After I had the staff handling the two lines I had created (one for a refund and a pass or one for no refund and two passes) I went over to the auditorium to start cleaning it for the next show and this longhaired stoner wandered out as the credits were rolling and said, "Hey man, great movie!" I apologized for the screwup and he replied, "Huh. At first I wondered why everyone started speaking French, but then I just figured, hey, Terry Gilliam."

He got four passes.

Another quick fun one was during the run of Gremlins 2. Every time the film break scene happened --EVERY SHOW--someone would come running out to tell us the film had broken. I would explain that it was part of the show and escort them back in where, by this time, the joke was well underway. :)
Great story about the 12 Monkeys debacle, especially the guy who thought Gilliam filmed the last reel in French.
 

Chuck_Kahn

Agent
Joined
Apr 27, 2005
Messages
34
Legend (1986): audience reads the opening crawl aloud mockingly.

Die Hard 2 (1990/91) in 70mm at the Cinesphere: People near row G start standing up during the scene where the plane is about to be crashed. They are waving at the projectionist to stop the movie and turn on the lights. Someone has had a heart attack during the movie. The audience waited with the theatre lights on until EMS arrived and carried the patient out and then the movie resumed.

Lawrence of Arabia 1990 at the Cinesphere in 70mm: Someone giggles at the shot of the goggles after Lawrence crashes his bike.

Adaptation (2002): I ask the pair next to me to stop talking because I'm trying to listen to the film and I'm told that one has to translate the movie to the other. Oh great.

Lincoln (2012): It's a small theater and someone sits near me and starts crunching nachos loudly at the beginning of the movie as Daniel Day Lewis delivers his lines quietly. I leave and ask for a refund. Mr. Lewis can't compete with nachos.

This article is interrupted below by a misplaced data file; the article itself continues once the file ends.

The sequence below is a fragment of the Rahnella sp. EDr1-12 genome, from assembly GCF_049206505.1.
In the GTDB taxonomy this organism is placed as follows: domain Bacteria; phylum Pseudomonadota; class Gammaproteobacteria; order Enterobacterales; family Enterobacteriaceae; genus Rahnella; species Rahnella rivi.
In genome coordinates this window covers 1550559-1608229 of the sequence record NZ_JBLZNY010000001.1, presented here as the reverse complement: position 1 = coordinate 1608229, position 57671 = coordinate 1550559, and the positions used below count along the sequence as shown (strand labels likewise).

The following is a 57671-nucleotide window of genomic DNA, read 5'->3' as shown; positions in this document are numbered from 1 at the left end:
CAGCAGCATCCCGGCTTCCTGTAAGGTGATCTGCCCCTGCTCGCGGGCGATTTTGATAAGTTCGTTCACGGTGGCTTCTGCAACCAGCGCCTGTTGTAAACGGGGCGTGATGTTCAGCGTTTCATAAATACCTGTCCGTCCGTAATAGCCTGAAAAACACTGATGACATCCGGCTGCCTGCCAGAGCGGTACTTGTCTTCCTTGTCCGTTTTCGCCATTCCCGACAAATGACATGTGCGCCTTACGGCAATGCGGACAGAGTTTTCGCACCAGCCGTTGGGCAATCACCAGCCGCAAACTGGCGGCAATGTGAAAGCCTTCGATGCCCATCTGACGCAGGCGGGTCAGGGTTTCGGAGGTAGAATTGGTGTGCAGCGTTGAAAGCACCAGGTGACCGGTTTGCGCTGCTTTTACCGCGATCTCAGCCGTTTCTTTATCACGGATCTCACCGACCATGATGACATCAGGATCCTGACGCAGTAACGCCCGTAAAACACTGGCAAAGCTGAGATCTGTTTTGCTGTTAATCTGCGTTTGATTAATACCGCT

Psycho. It's 2016 and TIFF Bell Lightbox proudly presents a 35mm print of the 1960 Hitchcock
classic. Make that a severely scratched-up 35mm print. Why is TIFF so proud of these beat-up 35mm presentations? I always tried to see movies opening day *before* the prints got all scratched up. The Blu-ray looked better. And sounded better.

Back to the Future at the Cinesphere 2019: Some dude sits six rows downwind of me wearing smelly gym clothes. The DCP looks like jaggy video, not the 4K transfer released to disc in 2020.

Gremlins, also at the Cinesphere 2019: DCP looks okay. Go home and watch commentary track on the 4K HDR disc on my 55" LG B7 OLED -- looks way better than it did on the 80 foot Cinesphere screen.

Global pandemic.... theatres close... but I had already checked out. The theatrical experience in Toronto just wasn't what it could be. Dolby Vision cinemas were never allowed into Canada by Cineplex, which holds a virtual monopoly on the exhibition here. Cineplex started out with multiplexes in 1980 with tiny screens, so the passion for big screen movie palace presentation like the University was never in its DNA. And then they bought out the other chains. Fine, I have my OLED. I can soloplex in HDR.

I found a document online last summer called "70mm motion picture exhibition at Toronto 1975-2017" at http://web.ncf.ca/az896/03.htm It seems to be offline now, but scrolling through the 80's was like a history of all the opening weekend 70mm presentations I sought out in Toronto. The University Theatre played its last movie in 1986. It used to be the city's premiere big screen venue, it was there that I saw The Empire Strikes Back and Return of the Jedi opening day as well as Raiders of the Lost Ark with the snakes slithering in the surrounds and Top Gun opening weekend (the trailer was The Golden Child with Elmer Bernstein's Ten Commandment's theme). Jedi was so packed, the best seat I could find was front row on the right side and I swear the opening card "A long time ago in a galaxy far far away" was read aloud by someone who sounded Shakespearean like Ian McDiarmid.